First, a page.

Thursday, June 09, 2005

The big day

Waiting for your baby to be born can be the most anxiety filled time in your life. As an expectant father I found myself dealing with new stresses, and I was fighting a constant battle to stay calm for Melanie, who of course had the baby inside of her and was dealing with her own stresses; both physical and mental. It was a lot of work, and after the due date came and went I was taking things day to day.
Finally, on Tuesday, May 31, we arrived at the Southlake Regional Health Centre at 7:30am so that Melanie could be induced. It is very unsafe for a baby to be left in the womb for too much longer than the expected date...the placenta can dry up causing a stillbirth. I do not have to mention how scary and unacceptable this idea can be...we loved the idea of our baby from the moment we found out that Melanie was pregnant and were so excited about raising (her?) (him?). We still had no idea at the time what sex the baby was.
Inducement was difficult for Melanie. It involves breaking her water, and as a man I could only imagine the discomfort this would cause. It took three tries on Dr. Newton's part to get this done and then Melanie could finally relax. Then they hooked her up to an IV and started slowly pumping fluids into her which would cause contractions. Less than an hour later, they started - at only a couple minutes apart. It was time for the epidural.
There are people out there who don't believe in having epidurals done. The stigma around it is that it's dangerous for the baby and the mother...though our own research told us this was not true. Sure, there is a small percentage of people who are paralized by it, since it involves a needle being implanted next to your spinal column. If you convulse at the wrong moment it could have dire consequences. The statistics for this were so small though that we were not concerned. Melanie's pain threshold is not very high, so taking the edge off of the contractions was paramount in my mind. Besides, we could actually hear a couple women giving birth without it, and the screams coming from them were like those of someone slowly being fed into a trashing machine. Not pleasant at all. We were not allowed to actually watch the procedure (perhaps it's magic and watching it destroys the illusion). I did get a small chance to see Melanie's back when they were finished and I think I truly understand why. I won't share it since I know she reads my blog and doesn't want to know.
Even with the contractions starting late in the morning, we were in for a bit of a wait. Our child just was in no hurry at all to enter this world. Fortunately, Melanie's mother Doris joined us for the day, so I was able to go outside to clear my head whenever I needed to and she stayed with Melanie to keep her company. My mother joined us much later in the day to help out too. Good thing too...It wasn't until 11:00pm when contractions got the point and it was time to begin pushing..and I didn't have to pass out from exhaustion and hunger.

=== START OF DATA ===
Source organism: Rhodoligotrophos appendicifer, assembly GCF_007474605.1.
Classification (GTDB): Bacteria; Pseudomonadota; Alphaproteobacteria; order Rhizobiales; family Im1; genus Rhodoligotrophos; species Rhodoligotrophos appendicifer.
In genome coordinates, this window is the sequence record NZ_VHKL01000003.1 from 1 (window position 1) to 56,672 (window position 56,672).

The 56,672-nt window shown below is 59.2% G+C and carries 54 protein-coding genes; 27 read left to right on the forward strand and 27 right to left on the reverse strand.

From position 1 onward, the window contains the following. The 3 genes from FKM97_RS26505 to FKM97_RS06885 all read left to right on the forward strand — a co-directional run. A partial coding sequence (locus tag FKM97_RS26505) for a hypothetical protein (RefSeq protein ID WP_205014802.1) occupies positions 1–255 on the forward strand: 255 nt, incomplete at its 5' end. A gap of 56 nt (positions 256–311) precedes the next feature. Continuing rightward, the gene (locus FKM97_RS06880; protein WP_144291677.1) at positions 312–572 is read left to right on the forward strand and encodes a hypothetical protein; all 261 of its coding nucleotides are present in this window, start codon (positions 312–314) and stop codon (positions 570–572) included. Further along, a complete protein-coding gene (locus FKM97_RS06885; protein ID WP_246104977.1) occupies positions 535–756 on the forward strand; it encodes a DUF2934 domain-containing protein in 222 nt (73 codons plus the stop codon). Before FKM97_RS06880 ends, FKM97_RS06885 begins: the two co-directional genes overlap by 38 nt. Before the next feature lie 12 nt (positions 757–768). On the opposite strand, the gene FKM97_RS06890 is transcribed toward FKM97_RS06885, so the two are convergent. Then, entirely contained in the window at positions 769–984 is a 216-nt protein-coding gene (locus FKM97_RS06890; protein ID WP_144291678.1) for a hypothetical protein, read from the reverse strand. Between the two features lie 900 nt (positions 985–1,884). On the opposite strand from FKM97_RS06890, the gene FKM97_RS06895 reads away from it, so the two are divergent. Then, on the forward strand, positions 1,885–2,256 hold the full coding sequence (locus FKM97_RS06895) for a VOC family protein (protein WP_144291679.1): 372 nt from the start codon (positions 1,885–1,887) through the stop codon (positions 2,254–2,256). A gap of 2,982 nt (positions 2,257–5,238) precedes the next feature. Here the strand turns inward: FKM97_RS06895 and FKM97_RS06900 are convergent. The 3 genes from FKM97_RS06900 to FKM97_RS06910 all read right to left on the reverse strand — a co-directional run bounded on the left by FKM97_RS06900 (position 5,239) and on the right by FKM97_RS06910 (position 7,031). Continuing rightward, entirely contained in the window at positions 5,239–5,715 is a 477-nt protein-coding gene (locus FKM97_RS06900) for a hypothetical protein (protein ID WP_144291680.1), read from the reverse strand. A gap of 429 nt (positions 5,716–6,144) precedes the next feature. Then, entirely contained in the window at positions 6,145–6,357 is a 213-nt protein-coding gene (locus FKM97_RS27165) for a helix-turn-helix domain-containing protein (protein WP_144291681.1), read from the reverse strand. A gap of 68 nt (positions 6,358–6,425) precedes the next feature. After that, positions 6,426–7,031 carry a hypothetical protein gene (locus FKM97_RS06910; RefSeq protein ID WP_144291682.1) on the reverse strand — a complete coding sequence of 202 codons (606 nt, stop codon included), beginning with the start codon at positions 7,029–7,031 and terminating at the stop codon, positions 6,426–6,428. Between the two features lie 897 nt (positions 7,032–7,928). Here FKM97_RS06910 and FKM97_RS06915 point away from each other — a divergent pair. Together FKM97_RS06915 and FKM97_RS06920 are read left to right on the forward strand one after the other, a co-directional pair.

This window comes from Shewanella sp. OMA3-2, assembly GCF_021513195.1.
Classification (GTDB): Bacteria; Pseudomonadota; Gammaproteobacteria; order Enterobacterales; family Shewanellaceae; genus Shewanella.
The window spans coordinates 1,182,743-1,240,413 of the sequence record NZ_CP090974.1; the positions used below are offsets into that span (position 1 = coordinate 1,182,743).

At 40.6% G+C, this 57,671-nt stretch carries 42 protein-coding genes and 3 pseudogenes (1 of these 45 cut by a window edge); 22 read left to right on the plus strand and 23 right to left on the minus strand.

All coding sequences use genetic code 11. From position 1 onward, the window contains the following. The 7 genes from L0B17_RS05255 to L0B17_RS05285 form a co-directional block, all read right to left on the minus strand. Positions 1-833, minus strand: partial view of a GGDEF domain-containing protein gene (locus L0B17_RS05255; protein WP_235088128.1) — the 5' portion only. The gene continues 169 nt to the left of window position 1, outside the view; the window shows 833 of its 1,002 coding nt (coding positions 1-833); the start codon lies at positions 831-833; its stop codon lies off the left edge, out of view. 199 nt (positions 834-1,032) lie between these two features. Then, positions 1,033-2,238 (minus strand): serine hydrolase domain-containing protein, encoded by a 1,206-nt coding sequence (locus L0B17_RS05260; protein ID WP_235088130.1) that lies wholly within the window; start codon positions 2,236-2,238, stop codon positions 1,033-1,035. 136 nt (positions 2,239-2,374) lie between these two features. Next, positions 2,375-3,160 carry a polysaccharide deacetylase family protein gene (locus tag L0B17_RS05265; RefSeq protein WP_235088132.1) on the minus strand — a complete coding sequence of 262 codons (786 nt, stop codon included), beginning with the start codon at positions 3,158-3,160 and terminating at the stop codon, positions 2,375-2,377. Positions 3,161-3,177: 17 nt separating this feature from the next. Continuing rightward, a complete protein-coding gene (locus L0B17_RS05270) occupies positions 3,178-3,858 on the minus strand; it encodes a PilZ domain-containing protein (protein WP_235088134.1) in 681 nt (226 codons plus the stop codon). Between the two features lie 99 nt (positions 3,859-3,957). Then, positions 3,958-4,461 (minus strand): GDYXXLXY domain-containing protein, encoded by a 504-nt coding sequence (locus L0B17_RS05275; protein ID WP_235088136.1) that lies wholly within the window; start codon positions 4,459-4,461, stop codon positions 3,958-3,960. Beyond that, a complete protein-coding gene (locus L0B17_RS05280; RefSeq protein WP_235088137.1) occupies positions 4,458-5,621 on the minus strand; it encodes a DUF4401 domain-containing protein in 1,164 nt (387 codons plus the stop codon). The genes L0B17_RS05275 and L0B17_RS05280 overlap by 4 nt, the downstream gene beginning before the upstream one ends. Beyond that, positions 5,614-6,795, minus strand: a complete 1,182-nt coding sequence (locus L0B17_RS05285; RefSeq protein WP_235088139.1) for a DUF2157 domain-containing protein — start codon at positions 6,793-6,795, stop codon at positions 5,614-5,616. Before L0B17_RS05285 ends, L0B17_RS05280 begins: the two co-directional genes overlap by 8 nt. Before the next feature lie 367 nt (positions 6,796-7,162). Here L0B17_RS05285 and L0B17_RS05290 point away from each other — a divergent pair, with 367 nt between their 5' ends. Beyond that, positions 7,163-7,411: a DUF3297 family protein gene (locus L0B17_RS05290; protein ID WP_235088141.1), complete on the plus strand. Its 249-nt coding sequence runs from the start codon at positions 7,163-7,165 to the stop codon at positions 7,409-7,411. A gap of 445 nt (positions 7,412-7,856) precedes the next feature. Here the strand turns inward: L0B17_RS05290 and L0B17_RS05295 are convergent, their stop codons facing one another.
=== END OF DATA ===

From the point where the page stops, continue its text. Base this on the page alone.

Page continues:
And still we waited. And waited. Soon enough, our child no longer could be considered a May baby and officially became a June baby. Dr. Newton joined us around 12:15am and the real work started. Also, I believe the epidural wore off around that time as Melanie began to experience a tremendous amount of pain and pressure and struggled to keep focus on getting the baby out. But with help from us and the nurses the little head began to be apparent. First thing said was "It's got a lot of hair!", to which Melanie replied, "It had better, I didn't suffer all that heartburn for nothing!!!" (It has said that the hairgrowth of a child in the womb causes heartburn in the mother).
I looked forward to cutting the cord and holding my baby right away. But there was a complication. When the head finally appeared, I was horrified to see the cord wrapped around the throat. Dr. Newton acted fast, cut the cord and pulled the little tyke out (with a gasp of protest from the mother). It was then that I could see that the baby was white as a sheet, and it had a penis. A boy?? A boy. A BOY!!! HE was A BOY!!!!
But he wasn't out of the woods yet. The nurses yanked him away and began to use suction to clear his lungs and stomach of any foreign articles that may have entered his lungs during the trauma of the cord wrapping. Doris and my mother joined the nurses at the table. I stayed with Melanie while Dr. Newton got Melanie fixed up (I'll leave out the details...let's just say it hurt her a bit). I was so intense on keeping her calm during this that it didn't enter my mind right away that we hadn't heard our baby cry yet. Melanie actually yelled this fact out and asked if he was ok. Thankfully, the answer was a positive...though they'd want to keep their eyes on him a bit...he had ingested Meconium (baby poop)...and they needed to sure it didn't cause any problems. We were allowed to bring him to our room, and our time as a family began. Nathaniel David Stefan Norton, our son, had arrived. A bit late perhaps...but that makes me think he's going to take after me and go by "Artist Time".

It feels good to be able to blog about this. I'll have many more stories to tell. We're over week in, and my mind is racing still.

2 comments:

Scott Maddock said...

Hi Melanie. Congratulations! It sounds like you're taking good care of Tim and Nathaniel, and keeping them in line. Again, congratulations on your labour of love. You too, Tim.

The Acting Artist said...

Thanks so much, Scott!
Tim (and Melanie)